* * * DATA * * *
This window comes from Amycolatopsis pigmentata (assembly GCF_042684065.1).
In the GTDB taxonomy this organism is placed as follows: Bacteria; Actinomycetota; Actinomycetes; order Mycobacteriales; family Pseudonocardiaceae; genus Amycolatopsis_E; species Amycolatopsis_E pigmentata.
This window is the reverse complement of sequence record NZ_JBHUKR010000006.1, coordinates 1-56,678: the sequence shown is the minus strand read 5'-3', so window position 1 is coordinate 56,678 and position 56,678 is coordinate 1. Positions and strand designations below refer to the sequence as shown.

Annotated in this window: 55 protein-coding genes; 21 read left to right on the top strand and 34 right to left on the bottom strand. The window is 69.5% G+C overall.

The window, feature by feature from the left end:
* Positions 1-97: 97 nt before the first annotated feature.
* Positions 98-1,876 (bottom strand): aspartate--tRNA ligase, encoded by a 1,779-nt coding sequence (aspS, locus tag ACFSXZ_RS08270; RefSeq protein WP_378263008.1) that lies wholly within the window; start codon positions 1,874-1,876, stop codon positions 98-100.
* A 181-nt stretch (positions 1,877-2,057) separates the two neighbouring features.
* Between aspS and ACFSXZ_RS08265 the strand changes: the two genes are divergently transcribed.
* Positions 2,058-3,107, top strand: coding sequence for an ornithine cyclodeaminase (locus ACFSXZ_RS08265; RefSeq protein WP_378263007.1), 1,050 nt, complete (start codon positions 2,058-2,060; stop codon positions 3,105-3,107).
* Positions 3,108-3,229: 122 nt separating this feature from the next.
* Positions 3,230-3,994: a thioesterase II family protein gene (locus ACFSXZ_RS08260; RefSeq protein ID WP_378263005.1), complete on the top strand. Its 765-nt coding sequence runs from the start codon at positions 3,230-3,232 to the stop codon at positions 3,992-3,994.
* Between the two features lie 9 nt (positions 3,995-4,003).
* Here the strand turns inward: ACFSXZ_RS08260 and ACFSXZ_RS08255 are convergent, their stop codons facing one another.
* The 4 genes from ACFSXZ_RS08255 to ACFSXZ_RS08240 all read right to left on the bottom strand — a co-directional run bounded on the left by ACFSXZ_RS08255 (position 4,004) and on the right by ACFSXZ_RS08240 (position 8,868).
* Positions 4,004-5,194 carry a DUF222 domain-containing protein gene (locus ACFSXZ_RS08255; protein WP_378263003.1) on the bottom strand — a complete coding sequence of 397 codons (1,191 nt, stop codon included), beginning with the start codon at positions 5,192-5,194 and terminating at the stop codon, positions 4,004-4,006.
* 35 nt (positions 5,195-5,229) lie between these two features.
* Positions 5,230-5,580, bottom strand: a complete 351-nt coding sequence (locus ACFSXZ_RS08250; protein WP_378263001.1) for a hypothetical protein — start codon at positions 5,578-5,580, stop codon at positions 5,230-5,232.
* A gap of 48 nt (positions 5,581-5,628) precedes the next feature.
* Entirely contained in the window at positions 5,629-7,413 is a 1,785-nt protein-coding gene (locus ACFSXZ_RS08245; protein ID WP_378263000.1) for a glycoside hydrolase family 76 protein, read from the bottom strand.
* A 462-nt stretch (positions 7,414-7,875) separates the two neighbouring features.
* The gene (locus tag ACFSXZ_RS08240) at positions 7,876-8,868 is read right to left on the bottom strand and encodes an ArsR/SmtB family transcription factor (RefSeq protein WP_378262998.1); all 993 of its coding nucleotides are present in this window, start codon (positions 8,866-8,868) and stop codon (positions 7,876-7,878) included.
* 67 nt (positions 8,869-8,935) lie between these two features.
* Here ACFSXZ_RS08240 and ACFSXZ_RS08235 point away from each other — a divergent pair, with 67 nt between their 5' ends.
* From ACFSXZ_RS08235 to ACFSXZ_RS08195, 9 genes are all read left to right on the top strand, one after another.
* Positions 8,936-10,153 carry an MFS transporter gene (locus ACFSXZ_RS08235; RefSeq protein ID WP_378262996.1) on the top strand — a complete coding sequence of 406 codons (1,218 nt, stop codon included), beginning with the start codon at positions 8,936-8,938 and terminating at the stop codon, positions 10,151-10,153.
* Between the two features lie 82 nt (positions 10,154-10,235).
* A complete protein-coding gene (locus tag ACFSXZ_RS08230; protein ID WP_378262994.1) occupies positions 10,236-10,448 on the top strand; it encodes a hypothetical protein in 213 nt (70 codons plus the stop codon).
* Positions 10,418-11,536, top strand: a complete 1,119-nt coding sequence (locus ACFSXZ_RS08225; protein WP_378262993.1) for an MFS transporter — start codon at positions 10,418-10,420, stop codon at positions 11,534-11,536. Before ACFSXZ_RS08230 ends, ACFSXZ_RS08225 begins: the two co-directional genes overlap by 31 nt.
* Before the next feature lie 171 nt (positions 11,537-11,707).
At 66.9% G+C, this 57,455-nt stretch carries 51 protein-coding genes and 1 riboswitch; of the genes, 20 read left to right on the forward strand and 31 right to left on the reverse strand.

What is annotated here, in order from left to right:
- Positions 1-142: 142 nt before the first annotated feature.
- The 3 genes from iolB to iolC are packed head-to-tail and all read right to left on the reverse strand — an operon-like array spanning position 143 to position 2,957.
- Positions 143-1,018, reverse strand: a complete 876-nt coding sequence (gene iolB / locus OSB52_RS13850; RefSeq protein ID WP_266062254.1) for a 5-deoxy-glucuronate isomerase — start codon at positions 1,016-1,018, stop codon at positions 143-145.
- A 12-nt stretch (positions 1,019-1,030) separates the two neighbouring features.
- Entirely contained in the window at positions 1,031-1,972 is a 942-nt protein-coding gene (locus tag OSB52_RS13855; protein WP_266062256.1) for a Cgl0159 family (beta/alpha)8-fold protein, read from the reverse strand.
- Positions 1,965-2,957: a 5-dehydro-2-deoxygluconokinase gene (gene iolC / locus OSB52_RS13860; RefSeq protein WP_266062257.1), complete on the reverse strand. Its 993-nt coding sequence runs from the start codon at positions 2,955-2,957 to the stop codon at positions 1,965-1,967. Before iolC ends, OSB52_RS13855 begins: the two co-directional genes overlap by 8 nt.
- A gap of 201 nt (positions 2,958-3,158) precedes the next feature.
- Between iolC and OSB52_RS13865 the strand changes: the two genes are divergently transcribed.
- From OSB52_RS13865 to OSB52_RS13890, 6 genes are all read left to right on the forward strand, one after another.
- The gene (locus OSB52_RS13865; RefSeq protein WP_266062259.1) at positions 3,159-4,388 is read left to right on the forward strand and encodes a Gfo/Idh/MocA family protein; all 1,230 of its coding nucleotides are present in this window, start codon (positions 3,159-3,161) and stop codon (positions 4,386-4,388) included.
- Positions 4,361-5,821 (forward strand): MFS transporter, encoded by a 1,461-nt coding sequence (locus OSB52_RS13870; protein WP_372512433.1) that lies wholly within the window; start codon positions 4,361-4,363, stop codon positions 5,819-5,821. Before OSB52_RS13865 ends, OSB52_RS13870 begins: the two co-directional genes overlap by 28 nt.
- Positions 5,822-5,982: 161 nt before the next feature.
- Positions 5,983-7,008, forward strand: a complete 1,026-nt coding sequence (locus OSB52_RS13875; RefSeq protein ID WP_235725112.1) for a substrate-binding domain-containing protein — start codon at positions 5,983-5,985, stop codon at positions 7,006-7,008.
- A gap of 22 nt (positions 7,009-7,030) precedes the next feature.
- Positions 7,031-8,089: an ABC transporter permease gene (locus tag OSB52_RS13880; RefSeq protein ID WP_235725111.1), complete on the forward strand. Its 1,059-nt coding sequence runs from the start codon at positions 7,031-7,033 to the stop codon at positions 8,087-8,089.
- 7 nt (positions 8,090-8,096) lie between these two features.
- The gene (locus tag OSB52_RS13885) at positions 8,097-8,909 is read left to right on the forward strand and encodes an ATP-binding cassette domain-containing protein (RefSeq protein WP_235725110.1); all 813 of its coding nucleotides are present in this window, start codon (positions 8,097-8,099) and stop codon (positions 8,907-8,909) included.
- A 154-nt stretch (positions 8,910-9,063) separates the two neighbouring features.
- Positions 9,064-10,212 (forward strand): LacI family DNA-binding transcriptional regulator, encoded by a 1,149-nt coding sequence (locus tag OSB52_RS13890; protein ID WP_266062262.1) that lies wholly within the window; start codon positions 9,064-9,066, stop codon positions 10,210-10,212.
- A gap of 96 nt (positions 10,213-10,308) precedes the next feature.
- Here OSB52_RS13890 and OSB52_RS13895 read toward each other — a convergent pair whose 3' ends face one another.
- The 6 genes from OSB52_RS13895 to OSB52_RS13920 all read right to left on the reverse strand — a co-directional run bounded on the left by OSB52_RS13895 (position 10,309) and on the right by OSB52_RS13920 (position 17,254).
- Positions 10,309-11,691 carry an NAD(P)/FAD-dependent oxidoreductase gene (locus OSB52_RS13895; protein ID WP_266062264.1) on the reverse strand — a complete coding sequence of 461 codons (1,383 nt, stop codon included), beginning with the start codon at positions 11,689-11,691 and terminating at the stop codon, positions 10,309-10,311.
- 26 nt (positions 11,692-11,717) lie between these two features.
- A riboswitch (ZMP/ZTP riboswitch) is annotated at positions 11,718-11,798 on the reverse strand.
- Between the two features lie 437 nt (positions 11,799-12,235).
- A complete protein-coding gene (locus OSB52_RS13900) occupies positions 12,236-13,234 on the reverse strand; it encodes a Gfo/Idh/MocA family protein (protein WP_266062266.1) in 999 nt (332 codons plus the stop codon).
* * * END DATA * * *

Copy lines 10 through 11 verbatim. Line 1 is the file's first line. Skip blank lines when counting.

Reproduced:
* Positions 2,058-3,107, top strand: coding sequence for an ornithine cyclodeaminase (locus ACFSXZ_RS08265; RefSeq protein WP_378263007.1), 1,050 nt, complete (start codon positions 2,058-2,060; stop codon positions 3,105-3,107).
* Positions 3,108-3,229: 122 nt separating this feature from the next.